Off the Grid: Not Necessarily HR – Normal Parenting

As someone who has tried to unravel the complexity of interpersonal relations in human resources, I wouldn’t touch the conflict over progressive parenting with a ten foot pole. There probably should be a reservoir of full of ten foot poles created to be forcibly distributed to every self-professed expert that cashes in on opinions about how we are doing it all wrong and have been forever. People are different. Any theory on parenting will be grabbed up by parents hungry for answers. This is based on the fear of doing something wrong, the intense love and care of their children, or people simply looking for that one-size-fits all solution as an easy fix. Ironically, what many call “progressive parenting” is really regressive… going back to the way it used to be.

Children not only look for direction and guidance they crave it. It is an essential part of formulating the decision making processes they will need in adulthood. The theory that discipline is destructive is misleading. It assumes an adult ability to reason and make wise choices with a brain that is not fully developed. Children should want to be disciplined if it is a learning experience and not always punitive. They may not fully understand the reason, but repetition is the magic sauce for learning. Brainwashing? I hope so, but in a positive way. Giving an equal voice to a child’s opinions with their parents is good if it means that there is actual listening and learning attached. If it means giving up control to the child it is questionable. Rewarding bad decisions eventually creates more bad decisions.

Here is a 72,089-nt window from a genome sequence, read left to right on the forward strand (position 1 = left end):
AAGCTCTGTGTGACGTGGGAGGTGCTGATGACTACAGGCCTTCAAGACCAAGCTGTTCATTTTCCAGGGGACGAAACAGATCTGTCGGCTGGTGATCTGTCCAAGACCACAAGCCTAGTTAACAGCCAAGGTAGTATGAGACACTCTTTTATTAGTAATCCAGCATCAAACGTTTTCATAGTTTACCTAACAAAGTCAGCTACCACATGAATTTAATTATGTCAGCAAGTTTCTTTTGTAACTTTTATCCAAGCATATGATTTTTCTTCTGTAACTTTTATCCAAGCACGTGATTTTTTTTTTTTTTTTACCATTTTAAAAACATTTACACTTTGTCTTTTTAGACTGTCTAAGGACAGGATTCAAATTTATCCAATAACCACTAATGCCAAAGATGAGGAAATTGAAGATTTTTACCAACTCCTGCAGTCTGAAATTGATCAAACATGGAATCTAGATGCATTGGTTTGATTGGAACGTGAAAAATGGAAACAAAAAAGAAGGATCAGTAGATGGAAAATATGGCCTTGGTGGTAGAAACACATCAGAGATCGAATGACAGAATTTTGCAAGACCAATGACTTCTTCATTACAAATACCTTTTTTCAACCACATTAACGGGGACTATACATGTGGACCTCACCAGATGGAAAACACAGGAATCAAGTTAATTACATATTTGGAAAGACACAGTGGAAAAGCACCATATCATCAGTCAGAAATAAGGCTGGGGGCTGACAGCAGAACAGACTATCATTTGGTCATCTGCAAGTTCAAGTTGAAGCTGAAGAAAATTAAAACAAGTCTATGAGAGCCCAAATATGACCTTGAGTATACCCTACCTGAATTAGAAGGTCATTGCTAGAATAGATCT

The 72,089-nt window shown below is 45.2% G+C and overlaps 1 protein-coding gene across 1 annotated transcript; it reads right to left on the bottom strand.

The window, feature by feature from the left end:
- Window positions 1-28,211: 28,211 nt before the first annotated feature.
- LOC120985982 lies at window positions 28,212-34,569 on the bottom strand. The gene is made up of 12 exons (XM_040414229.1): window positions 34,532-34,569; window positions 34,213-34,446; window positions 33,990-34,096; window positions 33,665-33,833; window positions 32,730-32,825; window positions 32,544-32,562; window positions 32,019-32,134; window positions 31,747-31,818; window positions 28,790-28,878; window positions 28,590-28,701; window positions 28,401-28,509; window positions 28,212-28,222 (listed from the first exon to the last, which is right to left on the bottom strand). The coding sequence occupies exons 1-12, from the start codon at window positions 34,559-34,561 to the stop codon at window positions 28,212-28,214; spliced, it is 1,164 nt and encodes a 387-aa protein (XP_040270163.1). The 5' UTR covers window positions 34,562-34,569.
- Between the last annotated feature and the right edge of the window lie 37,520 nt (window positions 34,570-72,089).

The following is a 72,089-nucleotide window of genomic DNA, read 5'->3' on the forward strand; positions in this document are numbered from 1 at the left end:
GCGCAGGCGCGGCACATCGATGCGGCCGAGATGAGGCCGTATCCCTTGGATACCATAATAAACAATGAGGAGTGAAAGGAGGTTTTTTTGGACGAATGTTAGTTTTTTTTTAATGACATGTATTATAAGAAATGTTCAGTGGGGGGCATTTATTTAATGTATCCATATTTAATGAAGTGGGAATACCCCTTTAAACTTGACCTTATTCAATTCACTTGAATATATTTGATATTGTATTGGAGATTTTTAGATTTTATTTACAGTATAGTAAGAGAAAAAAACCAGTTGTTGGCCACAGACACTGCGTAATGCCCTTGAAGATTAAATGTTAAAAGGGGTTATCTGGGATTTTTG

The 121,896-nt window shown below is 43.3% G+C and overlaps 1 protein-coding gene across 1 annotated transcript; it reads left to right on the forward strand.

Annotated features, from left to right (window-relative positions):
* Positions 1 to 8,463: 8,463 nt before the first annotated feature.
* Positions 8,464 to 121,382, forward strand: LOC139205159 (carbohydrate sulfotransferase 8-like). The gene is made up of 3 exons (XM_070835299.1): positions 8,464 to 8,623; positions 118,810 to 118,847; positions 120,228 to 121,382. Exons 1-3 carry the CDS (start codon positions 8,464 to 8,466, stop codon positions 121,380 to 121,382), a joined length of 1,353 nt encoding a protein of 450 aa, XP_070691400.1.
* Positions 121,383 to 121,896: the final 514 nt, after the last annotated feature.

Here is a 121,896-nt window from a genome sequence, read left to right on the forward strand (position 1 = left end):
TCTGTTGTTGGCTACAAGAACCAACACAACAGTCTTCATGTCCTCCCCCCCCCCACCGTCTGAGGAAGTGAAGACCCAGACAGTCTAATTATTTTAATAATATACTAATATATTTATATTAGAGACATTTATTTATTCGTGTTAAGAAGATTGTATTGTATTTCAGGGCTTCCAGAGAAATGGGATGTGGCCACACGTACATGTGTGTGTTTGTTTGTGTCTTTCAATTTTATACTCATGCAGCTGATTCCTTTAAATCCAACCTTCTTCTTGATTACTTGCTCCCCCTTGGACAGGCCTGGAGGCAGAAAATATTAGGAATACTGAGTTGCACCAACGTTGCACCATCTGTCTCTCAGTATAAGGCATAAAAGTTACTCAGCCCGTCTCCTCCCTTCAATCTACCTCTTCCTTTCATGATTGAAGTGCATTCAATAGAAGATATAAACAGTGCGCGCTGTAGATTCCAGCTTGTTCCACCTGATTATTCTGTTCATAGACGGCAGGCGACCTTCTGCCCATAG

A critical part of the development of a child’s brain is the shaping of the very architecture of the formative brain. The Center on the Developing Child at Harvard University published an extensive study on the Science of Early Childhood. The feedback loop of “serve and return” interaction between children and the significant adults in their lives is essential to this development. Between ages 6 and 10 there is a natural pruning process that eliminates redundant neural links. Toxic stress during the formative years actually rewires the brain making their “normal” an abnormal response to their immediate surroundings. A 2008 study of The Child’s Developing Brain published in the New York Times shows the stages of development of the human brain until age 21. In spite of the fact that the brain is almost fully developed by the teenage years, there is an overwhelming capacity for further development in emotional maturity, impulse control, and decision making well into the mid-twenties.

The last time I was in the local mall exercising my “people watching” hobby I couldn’t help but notice gaggles of teenage girls in ultra-revealing outfits. Did they make a conscious decision to look like that? The better question might be, “Do their parents know what they are doing… and do they care.” For every people watcher hobbyist there is also some nefarious predator making the same observations. Are we training teenage boys to be predators by cultivating malling techniques? Some people pay for their mistakes the hard way and that could be called learning, but their parents are responsible until their children are mature enough to call those shots on their own.

 
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